" 'You have to understand,' she explained. 'I have been in this hospital ward for 2 weeks, I have a young family in my village, and I am desperate to go home,' she said, adding that the journey home would be at least 6 hours, through the Borneo tropical rainforest and across a river.

"I took her hand and said, 'It's okay, let's make sure you are fine and I will do my best to let you go home as soon as I can — but please don't ever do that again.'

"It's been a decade since I was a chemoboy, but allow me to leave you with a few thoughts — I want to say thank you to our patients for being our greatest teachers...." Ang said.

"For our professional career is not merely made up of the degree we have or the number of publications we have — I believe that the core of professional life is the encounters that we have with our patients," he said. "I am the product of hundreds of stories like chemoboy that continue to instruct the way I practice, and the voices of my patients continue to guide me."

What is Important to Patients

This theme of what is important to patients was also highlighted at the opening ceremony by the guest speaker, Atul Gawande, MD, a surgeon at Boston’s Brigham and Women's Hospital and a best-selling author whose books include "Being Mortal."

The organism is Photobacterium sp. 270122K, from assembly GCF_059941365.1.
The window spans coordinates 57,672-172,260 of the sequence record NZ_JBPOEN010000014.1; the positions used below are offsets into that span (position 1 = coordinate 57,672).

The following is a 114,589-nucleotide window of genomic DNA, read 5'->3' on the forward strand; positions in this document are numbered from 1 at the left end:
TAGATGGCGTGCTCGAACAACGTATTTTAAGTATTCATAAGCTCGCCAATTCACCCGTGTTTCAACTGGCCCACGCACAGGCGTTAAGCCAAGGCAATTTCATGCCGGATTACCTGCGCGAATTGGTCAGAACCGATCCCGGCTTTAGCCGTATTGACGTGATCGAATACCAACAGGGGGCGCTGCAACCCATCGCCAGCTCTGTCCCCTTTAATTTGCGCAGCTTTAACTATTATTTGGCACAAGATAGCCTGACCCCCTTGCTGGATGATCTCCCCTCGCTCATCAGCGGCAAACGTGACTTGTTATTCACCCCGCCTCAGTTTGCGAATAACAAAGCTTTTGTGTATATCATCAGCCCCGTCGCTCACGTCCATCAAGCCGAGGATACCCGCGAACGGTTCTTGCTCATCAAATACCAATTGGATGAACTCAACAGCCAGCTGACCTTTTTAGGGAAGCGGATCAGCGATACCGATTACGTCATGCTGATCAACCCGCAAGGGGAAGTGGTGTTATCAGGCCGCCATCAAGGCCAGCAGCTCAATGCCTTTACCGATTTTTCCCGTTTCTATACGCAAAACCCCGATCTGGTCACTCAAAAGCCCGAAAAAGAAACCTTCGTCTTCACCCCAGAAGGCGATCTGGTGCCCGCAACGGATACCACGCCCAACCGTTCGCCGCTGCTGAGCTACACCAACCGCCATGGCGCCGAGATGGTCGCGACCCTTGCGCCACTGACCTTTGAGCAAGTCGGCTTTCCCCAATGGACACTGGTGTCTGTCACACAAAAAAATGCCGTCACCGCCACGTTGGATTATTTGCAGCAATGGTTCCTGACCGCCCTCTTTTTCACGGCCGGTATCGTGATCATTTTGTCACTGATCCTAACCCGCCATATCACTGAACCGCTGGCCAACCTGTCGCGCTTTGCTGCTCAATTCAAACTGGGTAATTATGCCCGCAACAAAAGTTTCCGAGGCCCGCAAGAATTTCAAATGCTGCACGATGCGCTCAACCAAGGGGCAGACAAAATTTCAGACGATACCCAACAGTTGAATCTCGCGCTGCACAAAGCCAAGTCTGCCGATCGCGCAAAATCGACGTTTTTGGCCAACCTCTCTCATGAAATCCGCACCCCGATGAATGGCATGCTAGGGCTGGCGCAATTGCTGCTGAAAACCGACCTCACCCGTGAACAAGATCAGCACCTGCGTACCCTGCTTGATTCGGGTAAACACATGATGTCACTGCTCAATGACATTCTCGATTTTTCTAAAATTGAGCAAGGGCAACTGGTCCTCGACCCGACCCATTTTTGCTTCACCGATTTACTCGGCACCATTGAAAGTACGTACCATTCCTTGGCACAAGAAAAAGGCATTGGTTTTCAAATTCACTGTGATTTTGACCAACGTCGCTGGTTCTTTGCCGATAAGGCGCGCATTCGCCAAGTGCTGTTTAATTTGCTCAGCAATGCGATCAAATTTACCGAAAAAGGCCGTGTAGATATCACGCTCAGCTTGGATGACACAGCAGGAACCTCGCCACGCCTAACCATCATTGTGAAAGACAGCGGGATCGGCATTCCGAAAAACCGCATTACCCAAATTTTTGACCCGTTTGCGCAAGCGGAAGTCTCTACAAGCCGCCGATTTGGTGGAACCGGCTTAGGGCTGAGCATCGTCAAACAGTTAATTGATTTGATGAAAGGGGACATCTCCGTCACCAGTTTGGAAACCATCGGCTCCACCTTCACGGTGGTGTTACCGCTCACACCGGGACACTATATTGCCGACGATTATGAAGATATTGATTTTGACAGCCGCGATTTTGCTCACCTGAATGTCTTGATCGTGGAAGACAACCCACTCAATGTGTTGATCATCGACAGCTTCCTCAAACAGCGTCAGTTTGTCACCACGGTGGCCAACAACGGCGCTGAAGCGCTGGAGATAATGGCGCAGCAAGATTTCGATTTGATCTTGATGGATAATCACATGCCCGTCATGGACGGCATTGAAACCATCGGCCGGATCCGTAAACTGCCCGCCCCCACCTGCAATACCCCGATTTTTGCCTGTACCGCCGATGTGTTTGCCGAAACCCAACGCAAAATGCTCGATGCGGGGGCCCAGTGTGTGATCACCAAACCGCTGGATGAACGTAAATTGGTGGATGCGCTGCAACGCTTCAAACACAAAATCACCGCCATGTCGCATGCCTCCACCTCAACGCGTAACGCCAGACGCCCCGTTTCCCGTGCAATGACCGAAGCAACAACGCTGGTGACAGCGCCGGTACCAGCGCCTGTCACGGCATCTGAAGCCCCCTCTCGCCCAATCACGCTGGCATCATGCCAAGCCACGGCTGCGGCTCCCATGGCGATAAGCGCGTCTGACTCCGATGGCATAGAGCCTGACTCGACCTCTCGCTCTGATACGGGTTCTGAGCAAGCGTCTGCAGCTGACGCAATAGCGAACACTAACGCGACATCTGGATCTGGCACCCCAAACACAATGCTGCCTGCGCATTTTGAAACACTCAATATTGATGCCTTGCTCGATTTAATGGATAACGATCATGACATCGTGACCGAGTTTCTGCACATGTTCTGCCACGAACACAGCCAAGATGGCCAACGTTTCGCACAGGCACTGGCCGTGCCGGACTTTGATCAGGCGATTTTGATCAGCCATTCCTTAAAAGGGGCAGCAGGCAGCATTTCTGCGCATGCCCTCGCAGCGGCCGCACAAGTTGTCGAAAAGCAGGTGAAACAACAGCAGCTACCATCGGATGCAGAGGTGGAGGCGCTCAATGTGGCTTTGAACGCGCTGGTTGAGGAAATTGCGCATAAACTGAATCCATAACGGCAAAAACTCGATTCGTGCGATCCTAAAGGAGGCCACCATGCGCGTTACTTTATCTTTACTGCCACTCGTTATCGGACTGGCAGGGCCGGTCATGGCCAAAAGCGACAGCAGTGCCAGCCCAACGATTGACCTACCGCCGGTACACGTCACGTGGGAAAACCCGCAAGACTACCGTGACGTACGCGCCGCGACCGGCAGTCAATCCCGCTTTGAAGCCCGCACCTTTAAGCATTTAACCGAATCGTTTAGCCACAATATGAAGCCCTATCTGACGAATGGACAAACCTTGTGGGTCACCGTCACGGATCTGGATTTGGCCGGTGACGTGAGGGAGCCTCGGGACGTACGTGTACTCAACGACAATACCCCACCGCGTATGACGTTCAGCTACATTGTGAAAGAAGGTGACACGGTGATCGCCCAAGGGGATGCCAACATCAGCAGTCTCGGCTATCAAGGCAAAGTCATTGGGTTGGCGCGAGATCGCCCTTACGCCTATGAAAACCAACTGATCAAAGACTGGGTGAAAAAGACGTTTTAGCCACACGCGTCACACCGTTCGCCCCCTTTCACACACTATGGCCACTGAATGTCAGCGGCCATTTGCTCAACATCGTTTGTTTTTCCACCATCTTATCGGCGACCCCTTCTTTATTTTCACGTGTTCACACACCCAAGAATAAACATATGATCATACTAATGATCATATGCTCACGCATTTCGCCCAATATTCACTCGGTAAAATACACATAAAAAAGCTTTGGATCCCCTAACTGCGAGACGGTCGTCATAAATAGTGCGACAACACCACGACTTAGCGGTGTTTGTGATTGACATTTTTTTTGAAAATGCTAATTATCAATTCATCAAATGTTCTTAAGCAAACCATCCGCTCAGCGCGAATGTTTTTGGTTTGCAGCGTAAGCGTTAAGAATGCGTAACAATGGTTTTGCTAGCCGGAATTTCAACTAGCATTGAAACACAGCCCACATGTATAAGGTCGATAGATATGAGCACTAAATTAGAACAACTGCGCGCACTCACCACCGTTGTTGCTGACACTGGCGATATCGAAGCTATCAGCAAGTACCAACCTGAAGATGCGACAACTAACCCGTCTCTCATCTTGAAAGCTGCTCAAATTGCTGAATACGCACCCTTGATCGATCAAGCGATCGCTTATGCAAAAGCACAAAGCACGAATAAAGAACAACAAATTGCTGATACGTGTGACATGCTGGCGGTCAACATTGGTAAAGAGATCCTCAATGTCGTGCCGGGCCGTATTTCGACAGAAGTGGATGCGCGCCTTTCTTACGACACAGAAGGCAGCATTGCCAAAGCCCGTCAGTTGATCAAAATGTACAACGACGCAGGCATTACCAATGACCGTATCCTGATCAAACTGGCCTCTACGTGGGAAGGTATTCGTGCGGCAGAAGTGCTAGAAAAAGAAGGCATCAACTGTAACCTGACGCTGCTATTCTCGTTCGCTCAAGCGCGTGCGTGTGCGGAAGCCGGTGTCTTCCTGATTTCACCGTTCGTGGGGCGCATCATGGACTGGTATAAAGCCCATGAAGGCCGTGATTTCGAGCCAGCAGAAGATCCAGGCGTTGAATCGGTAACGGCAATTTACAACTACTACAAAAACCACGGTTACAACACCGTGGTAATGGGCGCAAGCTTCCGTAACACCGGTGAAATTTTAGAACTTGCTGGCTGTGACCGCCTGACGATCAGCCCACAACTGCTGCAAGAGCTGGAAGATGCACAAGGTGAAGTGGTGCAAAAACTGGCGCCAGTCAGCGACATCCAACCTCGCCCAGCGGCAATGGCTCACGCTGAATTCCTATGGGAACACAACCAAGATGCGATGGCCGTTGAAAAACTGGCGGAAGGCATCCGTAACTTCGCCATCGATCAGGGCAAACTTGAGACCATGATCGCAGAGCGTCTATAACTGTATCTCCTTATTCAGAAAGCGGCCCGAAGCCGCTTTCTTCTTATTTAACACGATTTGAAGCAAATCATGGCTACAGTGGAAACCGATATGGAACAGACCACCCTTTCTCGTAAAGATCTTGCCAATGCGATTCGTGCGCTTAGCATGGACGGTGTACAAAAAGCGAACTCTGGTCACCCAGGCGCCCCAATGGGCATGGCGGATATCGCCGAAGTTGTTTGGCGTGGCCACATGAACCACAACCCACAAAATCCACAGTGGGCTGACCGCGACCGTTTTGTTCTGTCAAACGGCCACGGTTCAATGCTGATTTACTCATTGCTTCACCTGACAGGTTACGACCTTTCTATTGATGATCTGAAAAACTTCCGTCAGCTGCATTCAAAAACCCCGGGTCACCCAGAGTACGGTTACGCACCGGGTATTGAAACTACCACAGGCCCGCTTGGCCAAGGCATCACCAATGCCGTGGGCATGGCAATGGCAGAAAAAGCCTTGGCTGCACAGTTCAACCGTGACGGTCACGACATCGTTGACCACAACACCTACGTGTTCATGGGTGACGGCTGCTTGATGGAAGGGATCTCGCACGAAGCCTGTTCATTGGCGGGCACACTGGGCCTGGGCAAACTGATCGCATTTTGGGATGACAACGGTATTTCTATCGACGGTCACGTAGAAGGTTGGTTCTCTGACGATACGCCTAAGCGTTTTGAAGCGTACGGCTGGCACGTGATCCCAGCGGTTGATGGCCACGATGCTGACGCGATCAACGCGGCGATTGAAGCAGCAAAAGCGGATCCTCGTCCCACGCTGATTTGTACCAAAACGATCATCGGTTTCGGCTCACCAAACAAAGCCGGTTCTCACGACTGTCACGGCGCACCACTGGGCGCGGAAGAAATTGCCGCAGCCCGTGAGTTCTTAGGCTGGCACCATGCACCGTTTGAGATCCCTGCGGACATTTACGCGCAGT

Discussing the difficult moment that many oncologists have to face, when the cancer patient is no longer responding to therapy and the discussion turns to what to do next, Gawande highlighted the role of palliative care. The aim, explained to him by a palliative care nurse that he was shadowing, is to "use medicine to give the patient the best possible day today" without worrying too much about tomorrow or the future.

This will mean different things for different patients, he emphasized.

One male patient told him that "as long as he can eat chocolate ice cream and watch football on television, then I am happy with that, but once I can no longer do that, then let me go."

Gawande also recounted the story of another cancer patient, who was his daughter's piano teacher. After reaching a point where there were no therapeutic options but a chance of a clinical trial with an experimental therapy, she instead chose to come home with palliative care, which gave her another 6 weeks with her beloved piano students. She had no children of her own, and had formed strong bonds with her students.

A combination of morphine, gabapentin, and Ritalin allowed her to control her pain but remain functioning, and she held lessons and had two piano recitals. Gawande showed a photo of her standing at the piano, beaming with pride at her students.

This is what palliative care can do, he emphasized. By asking the patient what is important to them, what their priorities are, and using medicine to help them achieve those goals, it may be possible to restore "a life worth living," if only for a little while longer.

2019 American Society of Clinical Oncology (ASCO) Annual Meeting: Opening Ceremony. Presented June 1, 2019.